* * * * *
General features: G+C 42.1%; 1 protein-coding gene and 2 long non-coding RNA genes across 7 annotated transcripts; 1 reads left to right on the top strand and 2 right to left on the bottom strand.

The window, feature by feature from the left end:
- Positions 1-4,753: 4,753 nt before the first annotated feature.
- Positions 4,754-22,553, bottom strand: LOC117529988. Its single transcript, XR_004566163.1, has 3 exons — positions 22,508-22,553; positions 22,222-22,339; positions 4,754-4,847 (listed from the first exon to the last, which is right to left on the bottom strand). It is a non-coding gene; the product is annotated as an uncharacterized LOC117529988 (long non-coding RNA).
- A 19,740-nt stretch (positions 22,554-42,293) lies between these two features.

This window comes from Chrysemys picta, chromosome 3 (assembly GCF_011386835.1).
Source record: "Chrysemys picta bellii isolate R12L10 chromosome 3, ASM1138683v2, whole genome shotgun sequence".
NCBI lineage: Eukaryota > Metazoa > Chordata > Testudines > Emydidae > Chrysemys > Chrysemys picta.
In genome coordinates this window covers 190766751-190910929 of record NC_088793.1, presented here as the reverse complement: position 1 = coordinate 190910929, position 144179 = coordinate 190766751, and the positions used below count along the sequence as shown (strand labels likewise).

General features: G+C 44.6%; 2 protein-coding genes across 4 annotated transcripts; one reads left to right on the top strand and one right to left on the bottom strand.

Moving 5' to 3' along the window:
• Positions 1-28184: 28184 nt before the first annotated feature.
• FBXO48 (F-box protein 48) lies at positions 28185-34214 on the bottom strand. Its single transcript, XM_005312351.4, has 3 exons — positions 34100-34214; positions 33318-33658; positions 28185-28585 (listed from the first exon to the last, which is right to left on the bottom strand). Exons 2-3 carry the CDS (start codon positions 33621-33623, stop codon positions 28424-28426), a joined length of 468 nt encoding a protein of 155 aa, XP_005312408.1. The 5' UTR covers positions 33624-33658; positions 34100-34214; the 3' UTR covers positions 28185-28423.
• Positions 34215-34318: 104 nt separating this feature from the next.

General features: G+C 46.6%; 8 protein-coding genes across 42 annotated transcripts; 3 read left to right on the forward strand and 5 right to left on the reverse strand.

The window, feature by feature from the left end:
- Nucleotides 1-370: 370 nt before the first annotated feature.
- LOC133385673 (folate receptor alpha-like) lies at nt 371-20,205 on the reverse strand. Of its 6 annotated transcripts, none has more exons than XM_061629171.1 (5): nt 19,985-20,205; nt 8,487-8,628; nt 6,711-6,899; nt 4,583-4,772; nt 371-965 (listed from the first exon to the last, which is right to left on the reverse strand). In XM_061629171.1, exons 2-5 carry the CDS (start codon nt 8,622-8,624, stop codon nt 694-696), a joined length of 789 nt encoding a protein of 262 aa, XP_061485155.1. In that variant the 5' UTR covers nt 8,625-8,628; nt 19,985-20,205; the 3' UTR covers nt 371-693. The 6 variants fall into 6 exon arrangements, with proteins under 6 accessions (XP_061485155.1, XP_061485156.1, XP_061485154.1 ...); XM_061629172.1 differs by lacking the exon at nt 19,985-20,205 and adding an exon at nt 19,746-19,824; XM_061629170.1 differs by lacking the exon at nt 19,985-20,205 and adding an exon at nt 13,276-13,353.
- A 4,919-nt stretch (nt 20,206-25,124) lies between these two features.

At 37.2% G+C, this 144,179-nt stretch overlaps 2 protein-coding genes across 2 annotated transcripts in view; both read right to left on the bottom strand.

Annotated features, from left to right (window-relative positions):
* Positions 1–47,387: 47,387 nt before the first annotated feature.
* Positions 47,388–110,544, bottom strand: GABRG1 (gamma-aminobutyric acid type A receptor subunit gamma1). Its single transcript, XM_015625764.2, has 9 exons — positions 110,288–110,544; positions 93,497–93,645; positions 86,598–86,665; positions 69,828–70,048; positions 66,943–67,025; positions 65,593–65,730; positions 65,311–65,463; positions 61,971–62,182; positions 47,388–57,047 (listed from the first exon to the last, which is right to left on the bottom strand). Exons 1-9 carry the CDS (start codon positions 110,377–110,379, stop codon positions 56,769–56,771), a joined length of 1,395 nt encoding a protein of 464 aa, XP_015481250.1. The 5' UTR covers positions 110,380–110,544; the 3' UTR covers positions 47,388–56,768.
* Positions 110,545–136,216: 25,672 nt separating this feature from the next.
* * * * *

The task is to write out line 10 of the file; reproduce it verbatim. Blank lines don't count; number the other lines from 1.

General features: G+C 44.6%; 2 protein-coding genes across 4 annotated transcripts; one reads left to right on the top strand and one right to left on the bottom strand.